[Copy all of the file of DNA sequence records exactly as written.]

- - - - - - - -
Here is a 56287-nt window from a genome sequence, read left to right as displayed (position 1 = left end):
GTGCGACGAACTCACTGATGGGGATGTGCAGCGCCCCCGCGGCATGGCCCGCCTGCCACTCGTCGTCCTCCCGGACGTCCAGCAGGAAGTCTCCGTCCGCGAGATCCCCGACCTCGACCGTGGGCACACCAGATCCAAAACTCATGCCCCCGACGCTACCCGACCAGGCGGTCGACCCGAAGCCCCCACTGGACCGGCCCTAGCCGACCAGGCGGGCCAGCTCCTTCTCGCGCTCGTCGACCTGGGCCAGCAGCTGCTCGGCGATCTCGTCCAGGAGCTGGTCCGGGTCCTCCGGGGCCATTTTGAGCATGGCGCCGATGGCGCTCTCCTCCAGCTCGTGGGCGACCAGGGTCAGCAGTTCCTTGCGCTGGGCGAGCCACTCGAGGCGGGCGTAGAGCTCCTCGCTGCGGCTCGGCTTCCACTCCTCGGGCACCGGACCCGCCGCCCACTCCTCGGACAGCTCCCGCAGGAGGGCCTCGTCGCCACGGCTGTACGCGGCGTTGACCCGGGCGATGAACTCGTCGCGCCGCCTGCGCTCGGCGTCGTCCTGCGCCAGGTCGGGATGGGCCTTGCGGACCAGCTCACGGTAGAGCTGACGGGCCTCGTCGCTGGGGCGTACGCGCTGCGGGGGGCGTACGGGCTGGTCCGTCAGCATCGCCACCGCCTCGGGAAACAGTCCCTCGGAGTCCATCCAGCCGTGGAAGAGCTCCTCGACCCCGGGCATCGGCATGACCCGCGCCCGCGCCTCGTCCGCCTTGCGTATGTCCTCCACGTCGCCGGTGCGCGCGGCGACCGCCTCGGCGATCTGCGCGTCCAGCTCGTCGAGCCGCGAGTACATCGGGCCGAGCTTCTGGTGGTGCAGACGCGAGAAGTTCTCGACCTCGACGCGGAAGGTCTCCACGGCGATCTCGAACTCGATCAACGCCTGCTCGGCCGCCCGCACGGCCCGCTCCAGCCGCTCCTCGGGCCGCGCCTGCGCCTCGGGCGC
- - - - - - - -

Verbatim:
Here is a 56287-nt window from a genome sequence, read left to right as displayed (position 1 = left end):
GTGCGACGAACTCACTGATGGGGATGTGCAGCGCCCCCGCGGCATGGCCCGCCTGCCACTCGTCGTCCTCCCGGACGTCCAGCAGGAAGTCTCCGTCCGCGAGATCCCCGACCTCGACCGTGGGCACACCAGATCCAAAACTCATGCCCCCGACGCTACCCGACCAGGCGGTCGACCCGAAGCCCCCACTGGACCGGCCCTAGCCGACCAGGCGGGCCAGCTCCTTCTCGCGCTCGTCGACCTGGGCCAGCAGCTGCTCGGCGATCTCGTCCAGGAGCTGGTCCGGGTCCTCCGGGGCCATTTTGAGCATGGCGCCGATGGCGCTCTCCTCCAGCTCGTGGGCGACCAGGGTCAGCAGTTCCTTGCGCTGGGCGAGCCACTCGAGGCGGGCGTAGAGCTCCTCGCTGCGGCTCGGCTTCCACTCCTCGGGCACCGGACCCGCCGCCCACTCCTCGGACAGCTCCCGCAGGAGGGCCTCGTCGCCACGGCTGTACGCGGCGTTGACCCGGGCGATGAACTCGTCGCGCCGCCTGCGCTCGGCGTCGTCCTGCGCCAGGTCGGGATGGGCCTTGCGGACCAGCTCACGGTAGAGCTGACGGGCCTCGTCGCTGGGGCGTACGCGCTGCGGGGGGCGTACGGGCTGGTCCGTCAGCATCGCCACCGCCTCGGGAAACAGTCCCTCGGAGTCCATCCAGCCGTGGAAGAGCTCCTCGACCCCGGGCATCGGCATGACCCGCGCCCGCGCCTCGTCCGCCTTGCGTATGTCCTCCACGTCGCCGGTGCGCGCGGCGACCGCCTCGGCGATCTGCGCGTCCAGCTCGTCGAGCCGCGAGTACATCGGGCCGAGCTTCTGGTGGTGCAGACGCGAGAAGTTCTCGACCTCGACGCGGAAGGTCTCCACGGCGATCTCGAACTCGATCAACGCCTGCTCGGCCGCCCGCACGGCCCGCTCCAGCCGCTCCTCGGGCCGCGCCTGCGCCTCGGGCGC